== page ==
Funny this topic came up. I am Catholic but today I went to an Episcopalian service that honored the music of Bob Dylan. It was a great tribute to his music.

I saw Dylan in his hey day when I was 18 in Houston, TX of all places with my friends. Then again many years later at our jazz festival. I always said my mom’s hearing was bad due to old age and my hearing is not what it used to be from all of the cranked up albums I played and concerts that I went to! Also hearing tons of local music. I live in New Orleans. No shortage of music here.

Dylan’s music was played throughout the service. The guitarist actually recorded with Dylan and many other groups that I love. So it was great to see him again. The choir sang harmony beautifully. Anyway, it was great!

The pastor spoke about Dylan’s ‘spiritual life’ and how it was reflected in many of his songs. He said that Dylan never wanted to be labeled as any particular faith. He continued by saying, “Was he an Orthodox Jew or an evangelical Christian?”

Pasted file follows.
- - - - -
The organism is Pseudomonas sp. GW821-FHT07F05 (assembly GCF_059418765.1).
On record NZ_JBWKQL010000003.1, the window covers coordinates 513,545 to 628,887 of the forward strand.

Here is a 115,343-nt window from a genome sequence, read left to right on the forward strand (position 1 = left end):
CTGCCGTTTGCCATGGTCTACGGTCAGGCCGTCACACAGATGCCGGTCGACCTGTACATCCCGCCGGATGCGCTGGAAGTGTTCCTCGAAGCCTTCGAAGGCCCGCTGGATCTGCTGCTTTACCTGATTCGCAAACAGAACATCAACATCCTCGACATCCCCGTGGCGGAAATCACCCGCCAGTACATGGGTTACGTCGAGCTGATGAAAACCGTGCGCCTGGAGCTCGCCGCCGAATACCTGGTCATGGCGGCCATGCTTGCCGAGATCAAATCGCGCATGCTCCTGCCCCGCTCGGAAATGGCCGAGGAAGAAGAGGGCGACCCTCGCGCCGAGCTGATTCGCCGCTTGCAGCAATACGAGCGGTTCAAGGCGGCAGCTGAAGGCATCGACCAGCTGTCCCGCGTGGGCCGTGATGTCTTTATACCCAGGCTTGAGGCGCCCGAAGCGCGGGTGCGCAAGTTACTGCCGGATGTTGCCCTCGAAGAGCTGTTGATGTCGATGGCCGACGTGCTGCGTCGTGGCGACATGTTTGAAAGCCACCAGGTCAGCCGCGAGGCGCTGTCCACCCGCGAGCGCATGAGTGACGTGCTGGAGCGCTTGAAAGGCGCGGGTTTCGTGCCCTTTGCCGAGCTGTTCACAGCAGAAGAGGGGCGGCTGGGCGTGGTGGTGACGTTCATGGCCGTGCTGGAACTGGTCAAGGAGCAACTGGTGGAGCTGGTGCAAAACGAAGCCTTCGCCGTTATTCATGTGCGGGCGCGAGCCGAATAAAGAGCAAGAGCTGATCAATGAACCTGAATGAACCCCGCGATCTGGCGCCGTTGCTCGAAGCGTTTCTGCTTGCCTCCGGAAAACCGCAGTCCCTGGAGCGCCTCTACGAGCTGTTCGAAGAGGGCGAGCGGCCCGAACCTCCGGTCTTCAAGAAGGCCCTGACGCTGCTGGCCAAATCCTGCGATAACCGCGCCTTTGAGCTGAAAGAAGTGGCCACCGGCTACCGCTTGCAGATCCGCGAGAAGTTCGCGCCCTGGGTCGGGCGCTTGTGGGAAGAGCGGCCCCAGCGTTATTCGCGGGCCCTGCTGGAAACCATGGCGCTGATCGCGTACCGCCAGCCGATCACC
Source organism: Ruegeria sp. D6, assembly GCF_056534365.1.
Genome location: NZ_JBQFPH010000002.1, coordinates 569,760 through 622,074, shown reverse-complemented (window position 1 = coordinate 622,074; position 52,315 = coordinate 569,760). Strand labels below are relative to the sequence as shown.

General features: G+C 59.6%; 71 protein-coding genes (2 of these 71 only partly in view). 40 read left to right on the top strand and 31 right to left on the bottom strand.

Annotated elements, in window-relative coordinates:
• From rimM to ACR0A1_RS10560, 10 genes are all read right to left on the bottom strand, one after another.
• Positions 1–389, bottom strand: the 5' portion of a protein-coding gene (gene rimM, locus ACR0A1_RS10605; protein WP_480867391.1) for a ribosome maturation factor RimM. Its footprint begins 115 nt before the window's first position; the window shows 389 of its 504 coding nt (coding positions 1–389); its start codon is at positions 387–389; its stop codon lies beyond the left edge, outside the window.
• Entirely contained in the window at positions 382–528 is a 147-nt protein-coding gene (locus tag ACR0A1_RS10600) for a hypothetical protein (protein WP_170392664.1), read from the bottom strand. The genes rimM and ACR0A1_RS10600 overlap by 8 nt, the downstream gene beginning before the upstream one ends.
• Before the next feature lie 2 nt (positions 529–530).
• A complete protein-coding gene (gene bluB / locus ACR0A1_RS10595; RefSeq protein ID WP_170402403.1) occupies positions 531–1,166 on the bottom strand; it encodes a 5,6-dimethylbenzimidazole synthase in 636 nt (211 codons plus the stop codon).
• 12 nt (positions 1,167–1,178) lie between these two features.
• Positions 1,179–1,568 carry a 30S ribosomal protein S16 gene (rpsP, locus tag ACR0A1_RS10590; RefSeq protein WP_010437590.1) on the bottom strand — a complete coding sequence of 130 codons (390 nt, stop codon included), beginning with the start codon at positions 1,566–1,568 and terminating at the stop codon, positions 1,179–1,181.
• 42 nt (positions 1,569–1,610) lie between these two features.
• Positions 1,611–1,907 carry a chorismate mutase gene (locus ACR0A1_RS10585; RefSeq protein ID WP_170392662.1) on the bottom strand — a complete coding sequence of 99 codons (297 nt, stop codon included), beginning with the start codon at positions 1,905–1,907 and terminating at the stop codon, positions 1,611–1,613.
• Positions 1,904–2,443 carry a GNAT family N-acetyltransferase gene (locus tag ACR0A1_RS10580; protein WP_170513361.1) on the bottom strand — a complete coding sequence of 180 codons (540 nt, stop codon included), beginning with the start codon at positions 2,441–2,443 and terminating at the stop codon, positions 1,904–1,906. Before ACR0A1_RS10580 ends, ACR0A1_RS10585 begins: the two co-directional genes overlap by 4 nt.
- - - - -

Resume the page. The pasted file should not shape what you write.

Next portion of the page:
It was determined that he was both at different times in his life and appreciated everyone and was very much like so many others searching for truth throughout life, like the Beatles did during their Bangladesh period.

Many of our churches have interfaith services as well and welcome our musicians because music can be a vital part of ministry.

Yes, there are traditional services too but I just felt like reminiscing with the music of my youth. The sermon was wonderful and so was the music. Our faith is very personal. We live in America and have the freedom to choose how we worship, or not to at all.
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Call hospice today. They will help you with whatever placement is needed for your dad or keeping him at home.

They will also help you. They will help you accept his decision and your upcoming journey to let go while he goes in grace.

Call them today. You are exhausted and confused about what to do next. Please let them help you.
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Reply to WifeNeedingHelp